While the flavor is similar, the benefits of kiwi berries may be different than regular kiwis. They’re often not considered kiwis, although they are produced by plants in the Actinidia genus.
Fuzzy kiwis are the most common type of kiwi, while golden kiwis and kiwi berries are alternatives. Each type includes multiple cultivars.
Kiwi Nutrition Facts
Nutritional details will vary between each type of kiwi and the individual cultivars (1). But, for fuzzy kiwis, the basic nutritional profile looks like this:
Nutrition Facts: Kiwi, raw (1 cup)
164 mg (273% DV)
71.3 mcg (89% DV)
552 mg (16% DV)
0.2 mg (12% DV)
44.2 mcg (11% DV)
The vitamin C levels are through the roof! You actually get more vitamin C per hundred grams from kiwis than from oranges (2,3). This vitamin C is extremely important, as it is a significant antioxidant.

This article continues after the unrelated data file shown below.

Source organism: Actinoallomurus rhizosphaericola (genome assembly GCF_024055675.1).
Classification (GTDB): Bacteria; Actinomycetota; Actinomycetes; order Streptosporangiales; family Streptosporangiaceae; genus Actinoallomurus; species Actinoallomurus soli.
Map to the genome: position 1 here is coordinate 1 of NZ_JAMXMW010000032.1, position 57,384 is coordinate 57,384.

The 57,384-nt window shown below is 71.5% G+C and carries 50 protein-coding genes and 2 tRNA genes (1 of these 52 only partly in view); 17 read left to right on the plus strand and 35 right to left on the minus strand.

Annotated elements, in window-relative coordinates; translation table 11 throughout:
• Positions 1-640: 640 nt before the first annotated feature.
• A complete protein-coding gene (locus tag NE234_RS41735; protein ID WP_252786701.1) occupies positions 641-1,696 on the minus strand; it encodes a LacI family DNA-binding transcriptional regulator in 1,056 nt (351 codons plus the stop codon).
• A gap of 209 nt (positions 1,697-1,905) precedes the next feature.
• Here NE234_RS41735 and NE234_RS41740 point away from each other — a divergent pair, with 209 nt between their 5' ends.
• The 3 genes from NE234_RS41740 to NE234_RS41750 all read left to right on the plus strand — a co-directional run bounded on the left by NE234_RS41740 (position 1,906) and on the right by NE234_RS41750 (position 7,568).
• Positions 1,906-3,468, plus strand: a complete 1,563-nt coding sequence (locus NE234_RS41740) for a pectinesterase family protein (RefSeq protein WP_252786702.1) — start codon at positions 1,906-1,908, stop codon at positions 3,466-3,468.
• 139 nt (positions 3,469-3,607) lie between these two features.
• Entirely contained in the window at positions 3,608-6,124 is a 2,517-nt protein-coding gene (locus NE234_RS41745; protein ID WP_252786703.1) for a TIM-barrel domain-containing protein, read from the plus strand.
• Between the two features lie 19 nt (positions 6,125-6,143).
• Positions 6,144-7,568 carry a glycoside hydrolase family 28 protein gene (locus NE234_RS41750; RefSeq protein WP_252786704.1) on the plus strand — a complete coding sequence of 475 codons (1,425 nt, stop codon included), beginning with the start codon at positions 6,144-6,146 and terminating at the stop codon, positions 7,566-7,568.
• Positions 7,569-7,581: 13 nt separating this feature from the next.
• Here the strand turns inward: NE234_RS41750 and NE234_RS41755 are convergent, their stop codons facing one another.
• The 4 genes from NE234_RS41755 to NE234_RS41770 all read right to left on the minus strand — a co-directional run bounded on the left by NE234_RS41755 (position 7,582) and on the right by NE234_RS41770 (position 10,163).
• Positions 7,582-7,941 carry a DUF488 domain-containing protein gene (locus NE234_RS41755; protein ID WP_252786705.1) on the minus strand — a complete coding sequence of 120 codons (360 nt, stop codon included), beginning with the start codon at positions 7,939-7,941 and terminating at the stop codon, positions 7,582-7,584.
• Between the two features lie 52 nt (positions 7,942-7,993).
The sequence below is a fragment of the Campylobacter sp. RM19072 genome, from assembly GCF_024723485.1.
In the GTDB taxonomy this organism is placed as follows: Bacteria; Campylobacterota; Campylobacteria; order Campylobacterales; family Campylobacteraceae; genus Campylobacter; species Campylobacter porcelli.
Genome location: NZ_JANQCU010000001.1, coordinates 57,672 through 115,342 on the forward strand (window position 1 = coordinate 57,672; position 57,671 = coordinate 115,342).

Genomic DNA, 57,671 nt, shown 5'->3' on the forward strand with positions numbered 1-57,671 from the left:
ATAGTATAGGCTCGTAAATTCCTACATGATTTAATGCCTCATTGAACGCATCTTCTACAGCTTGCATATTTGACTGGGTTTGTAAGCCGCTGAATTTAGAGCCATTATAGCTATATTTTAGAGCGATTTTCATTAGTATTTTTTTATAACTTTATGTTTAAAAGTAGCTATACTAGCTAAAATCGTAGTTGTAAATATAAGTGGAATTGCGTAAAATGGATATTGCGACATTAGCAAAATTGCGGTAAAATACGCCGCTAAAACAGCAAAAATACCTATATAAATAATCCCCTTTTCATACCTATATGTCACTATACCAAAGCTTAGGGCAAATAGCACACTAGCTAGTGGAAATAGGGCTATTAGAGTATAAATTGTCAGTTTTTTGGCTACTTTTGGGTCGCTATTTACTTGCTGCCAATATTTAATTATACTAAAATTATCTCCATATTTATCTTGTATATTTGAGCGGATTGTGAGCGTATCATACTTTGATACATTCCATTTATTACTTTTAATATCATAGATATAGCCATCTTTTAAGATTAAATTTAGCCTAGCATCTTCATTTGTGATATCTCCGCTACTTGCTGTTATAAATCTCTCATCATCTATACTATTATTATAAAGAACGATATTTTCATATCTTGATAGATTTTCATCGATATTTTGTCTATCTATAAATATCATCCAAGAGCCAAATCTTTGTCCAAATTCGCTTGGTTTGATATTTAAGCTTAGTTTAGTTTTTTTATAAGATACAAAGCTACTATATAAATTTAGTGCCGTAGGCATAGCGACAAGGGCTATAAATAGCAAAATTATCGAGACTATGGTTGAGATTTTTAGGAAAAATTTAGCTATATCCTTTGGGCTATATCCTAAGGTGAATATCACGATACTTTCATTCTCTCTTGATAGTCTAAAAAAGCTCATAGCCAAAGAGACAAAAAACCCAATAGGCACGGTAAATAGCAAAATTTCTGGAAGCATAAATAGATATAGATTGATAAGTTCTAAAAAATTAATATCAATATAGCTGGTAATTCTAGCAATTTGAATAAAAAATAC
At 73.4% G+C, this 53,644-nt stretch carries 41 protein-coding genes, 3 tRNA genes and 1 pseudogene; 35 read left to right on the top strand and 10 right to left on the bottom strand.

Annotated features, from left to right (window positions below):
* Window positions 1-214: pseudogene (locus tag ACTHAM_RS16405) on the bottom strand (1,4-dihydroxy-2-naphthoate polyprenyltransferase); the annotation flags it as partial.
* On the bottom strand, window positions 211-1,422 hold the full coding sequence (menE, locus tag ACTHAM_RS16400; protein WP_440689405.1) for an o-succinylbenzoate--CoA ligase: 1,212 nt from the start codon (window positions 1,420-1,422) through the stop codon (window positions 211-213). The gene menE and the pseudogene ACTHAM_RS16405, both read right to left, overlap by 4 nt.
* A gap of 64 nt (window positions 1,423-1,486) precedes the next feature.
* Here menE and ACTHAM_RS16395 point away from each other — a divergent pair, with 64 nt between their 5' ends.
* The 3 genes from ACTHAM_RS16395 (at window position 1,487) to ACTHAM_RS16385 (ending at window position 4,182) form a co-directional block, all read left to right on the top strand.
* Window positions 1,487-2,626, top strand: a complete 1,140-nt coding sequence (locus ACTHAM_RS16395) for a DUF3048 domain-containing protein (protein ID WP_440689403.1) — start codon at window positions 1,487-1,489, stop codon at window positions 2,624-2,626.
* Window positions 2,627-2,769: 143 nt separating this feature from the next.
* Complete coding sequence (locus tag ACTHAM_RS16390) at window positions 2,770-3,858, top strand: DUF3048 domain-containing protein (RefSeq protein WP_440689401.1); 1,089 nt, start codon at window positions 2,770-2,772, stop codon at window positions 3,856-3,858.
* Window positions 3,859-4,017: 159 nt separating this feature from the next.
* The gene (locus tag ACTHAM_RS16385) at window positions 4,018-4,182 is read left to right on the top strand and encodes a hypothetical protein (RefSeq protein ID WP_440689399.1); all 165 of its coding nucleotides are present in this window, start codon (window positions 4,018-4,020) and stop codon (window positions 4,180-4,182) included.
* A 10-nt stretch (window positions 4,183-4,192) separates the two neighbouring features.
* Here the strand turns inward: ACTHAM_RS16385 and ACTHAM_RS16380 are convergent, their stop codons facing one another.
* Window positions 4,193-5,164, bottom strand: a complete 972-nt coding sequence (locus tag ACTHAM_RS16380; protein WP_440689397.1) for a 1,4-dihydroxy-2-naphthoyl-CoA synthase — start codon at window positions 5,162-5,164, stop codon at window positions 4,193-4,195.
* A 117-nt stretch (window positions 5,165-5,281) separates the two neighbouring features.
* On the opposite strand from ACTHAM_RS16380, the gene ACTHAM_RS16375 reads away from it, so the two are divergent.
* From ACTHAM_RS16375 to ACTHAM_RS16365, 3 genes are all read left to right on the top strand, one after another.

Kiwis are good sources of vitamin K, while containing some potassium and folate too.
Kiwis also contain many phytonutrients, including polyphenols (4). These also help to promote health through various mechanisms.
Kiwis are an amazing source of vitamin C. They contain various phytonutrients too.
Fiber in Kiwis
Kiwis are a surprisingly good source of fiber (as Catherine from The Huffington Post points out). With the skin removed, a single medium kiwi provides around 2.3 grams of fiber (5), which is a decent amount.
In fact, 100 grams of kiwis (skin included) gives you 3 grams of fiber, while a cup of sliced kiwis offers 5.3 grams of fiber (6). Most of that fiber comes from the small black seeds, not the skin.
Getting enough fiber is critical. It can help promote many health benefits, including improved digestion.
Even without the skin, kiwis are a great way to get your fiber
Golden Kiwi Nutrition
The nutrition profile of golden kiwis is very similar. The fruits tend to contain a little more vitamin C but their fiber content is lower (7,8,9).
The plant-based compounds are likely to be different as well, so you’ll get the most benefit by including both in your diet.
But, they’re similar enough that you can just focus on whichever type you like best.
Golden kiwis have less fiber and more vitamin C per fruit.